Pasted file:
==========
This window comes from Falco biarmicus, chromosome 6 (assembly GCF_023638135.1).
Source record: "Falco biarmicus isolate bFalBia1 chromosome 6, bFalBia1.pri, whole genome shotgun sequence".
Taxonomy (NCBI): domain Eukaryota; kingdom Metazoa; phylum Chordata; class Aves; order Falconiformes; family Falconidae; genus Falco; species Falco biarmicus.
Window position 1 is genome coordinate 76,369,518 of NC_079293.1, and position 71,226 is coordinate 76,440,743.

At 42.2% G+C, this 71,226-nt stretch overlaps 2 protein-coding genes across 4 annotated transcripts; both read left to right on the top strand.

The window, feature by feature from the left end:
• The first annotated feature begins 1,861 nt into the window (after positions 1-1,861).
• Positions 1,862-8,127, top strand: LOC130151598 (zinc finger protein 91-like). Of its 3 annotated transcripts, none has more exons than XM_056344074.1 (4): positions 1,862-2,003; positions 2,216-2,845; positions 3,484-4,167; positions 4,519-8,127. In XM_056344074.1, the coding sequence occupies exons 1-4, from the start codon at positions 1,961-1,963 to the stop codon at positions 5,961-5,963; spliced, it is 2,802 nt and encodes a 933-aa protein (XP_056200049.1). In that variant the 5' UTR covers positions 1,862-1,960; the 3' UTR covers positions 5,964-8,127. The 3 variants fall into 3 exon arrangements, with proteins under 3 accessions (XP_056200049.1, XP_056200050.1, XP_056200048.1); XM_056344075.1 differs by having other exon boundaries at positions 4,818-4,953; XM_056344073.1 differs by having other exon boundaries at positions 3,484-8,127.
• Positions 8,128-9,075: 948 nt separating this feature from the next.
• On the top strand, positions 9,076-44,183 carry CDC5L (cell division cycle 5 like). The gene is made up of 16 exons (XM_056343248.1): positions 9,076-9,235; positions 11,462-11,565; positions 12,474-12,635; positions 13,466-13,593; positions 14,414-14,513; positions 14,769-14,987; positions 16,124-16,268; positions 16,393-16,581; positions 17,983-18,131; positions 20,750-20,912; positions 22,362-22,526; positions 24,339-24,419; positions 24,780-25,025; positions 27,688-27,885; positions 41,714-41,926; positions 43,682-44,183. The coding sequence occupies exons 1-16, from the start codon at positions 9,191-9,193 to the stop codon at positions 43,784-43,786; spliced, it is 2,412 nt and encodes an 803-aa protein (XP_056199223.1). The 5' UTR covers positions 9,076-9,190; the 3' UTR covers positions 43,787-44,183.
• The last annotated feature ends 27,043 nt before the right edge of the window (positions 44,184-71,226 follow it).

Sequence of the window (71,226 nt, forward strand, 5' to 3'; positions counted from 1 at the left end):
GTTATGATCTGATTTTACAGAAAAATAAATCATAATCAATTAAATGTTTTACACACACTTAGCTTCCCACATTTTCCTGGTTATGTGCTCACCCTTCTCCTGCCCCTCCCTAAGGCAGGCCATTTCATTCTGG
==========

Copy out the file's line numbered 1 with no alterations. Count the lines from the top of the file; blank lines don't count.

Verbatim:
This window comes from Falco biarmicus, chromosome 6 (assembly GCF_023638135.1).